The action in Slow Horses is gripping, but the portrayal of spy craft sometimes suffers in service of the story line. How many times can a lone MI5 officer conduct clinging surveillance on a bus or a train and survive after being spotted, or use half-baked cover stories that wouldn’t survive a casual double check, or burst into a suspicious building without guns at the ready? Can it be that British gun laws allow them to be so complacent?
All the while, Lamb is jousting with his superiors at MI5, in particular Diana Taverner (the luminescent Kristin Scott Thomas), who is deputy head (Second Chair) of the domestic spy agency. She has her own set of skeletons: her ambitions for promotion to First Chair have brought her more than once to the brink of illegality and malfeasance. A running gag in the series is her insistence that she and Lamb meet on park benches, not only for the implied operational reasons (nonsense in real spook life), but because his farts, cigarette smoke, and general overpowering odor are dispelled in the open air.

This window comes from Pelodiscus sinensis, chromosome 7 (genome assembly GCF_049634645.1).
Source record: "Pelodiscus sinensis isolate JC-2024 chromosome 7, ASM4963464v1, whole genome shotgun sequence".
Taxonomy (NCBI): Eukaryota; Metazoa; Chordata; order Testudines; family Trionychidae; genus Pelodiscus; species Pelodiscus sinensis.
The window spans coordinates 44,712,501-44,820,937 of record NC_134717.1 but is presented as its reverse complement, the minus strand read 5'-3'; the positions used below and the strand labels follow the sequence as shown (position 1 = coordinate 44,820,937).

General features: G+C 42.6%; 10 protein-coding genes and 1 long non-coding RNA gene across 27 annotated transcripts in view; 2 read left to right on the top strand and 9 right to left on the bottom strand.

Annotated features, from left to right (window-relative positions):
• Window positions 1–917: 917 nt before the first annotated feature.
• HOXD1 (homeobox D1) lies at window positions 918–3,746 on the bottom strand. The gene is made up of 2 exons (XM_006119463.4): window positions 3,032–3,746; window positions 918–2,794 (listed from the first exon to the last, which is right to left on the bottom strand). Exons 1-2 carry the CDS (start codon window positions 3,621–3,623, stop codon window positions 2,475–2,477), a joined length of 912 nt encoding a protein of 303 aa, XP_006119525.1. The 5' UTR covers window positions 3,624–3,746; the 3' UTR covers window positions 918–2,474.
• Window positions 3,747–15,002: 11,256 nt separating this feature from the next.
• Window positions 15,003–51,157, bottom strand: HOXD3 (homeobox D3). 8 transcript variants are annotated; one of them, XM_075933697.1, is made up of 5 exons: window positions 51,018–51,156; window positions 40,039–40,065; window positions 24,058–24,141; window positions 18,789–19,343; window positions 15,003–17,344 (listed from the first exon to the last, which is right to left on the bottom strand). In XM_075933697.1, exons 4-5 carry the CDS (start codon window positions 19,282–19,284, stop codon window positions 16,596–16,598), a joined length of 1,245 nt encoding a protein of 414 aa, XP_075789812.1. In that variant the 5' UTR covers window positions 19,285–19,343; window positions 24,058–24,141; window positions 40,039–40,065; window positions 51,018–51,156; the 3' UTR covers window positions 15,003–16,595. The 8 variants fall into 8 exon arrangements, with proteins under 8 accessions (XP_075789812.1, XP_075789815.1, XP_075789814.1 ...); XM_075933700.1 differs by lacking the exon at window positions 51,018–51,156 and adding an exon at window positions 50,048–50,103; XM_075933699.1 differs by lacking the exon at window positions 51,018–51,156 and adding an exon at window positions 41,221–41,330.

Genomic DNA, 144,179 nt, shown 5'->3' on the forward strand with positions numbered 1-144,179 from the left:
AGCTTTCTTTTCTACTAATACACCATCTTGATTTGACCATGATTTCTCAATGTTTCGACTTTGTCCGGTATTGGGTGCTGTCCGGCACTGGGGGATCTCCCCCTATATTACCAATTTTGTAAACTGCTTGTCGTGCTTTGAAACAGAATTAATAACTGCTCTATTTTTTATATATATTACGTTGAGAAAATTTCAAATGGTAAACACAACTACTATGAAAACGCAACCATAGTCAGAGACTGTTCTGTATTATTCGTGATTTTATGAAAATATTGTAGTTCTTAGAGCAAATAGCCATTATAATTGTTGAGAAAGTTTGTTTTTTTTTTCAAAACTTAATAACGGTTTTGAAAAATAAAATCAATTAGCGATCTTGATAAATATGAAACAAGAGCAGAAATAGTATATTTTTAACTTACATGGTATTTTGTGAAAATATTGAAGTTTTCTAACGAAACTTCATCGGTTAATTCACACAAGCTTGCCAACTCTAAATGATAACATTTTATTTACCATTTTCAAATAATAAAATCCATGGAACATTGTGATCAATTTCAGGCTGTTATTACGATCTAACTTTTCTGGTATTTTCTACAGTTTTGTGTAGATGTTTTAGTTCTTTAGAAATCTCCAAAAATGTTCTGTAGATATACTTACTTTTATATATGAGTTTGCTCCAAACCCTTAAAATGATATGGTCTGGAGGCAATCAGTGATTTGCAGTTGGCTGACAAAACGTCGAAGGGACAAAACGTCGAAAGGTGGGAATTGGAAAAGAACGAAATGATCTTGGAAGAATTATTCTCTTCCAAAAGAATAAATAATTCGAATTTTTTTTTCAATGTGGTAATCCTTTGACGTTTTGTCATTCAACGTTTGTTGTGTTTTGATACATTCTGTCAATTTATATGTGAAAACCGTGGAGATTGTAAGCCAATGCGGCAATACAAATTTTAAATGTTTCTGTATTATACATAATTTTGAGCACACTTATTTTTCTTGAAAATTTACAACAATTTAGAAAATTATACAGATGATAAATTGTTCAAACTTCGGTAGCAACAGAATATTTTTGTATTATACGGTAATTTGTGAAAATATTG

Gary Oldman, of course, is no stranger to spy roles. The much-lauded Englishman played George Smiley in the 2011 film adaptation of John le Carré’s Tinker Tailor Soldier Spy. The 64-year-old actor, who could have swapped roles with Pryce in Slow Horses, hinted recently that this may be his final on-screen role. “I’ve had an enviable career, but careers wane, and I do have other things that interest me outside of acting,” he told The Times of London.
Jackson Lamb is the creation of novelist Mick Herron, whose Slough House franchise now includes twelve books and novellas starring Lamb and the team that has been sent to MI5 purgatory. His series got off to a slow start in 2010, but recently his books have been flying off the shelves. A spot check at a local library in suburban Washington, for example, showed that all 11 copies of Slow Horses, the first book in the series, are checked out and 69 people are in line to read it.
Each TV episode of the series, which debuted last year, ends with a cliffhanger followed by the creaking-door voice of Mick Jagger, a fan of Herron’s books and now the Apple TV+ series for which he co-wrote and sings the theme song, Strange Game.
It’s no real spoiler to say that Jackson Lamb and most of the Horses survive and will be back next year. Series three is in production now with a fourth season slated for 2023.
Makes you wonder if real intel screw ups could hang on that long. Probably.
Peter Eisner, a SpyTalk contributing editor, is the author of three World War II nonfiction books, including MacArthur’s Spies: The Soldier, The Singer, and the Spymaster who defied the Japanese in World War II.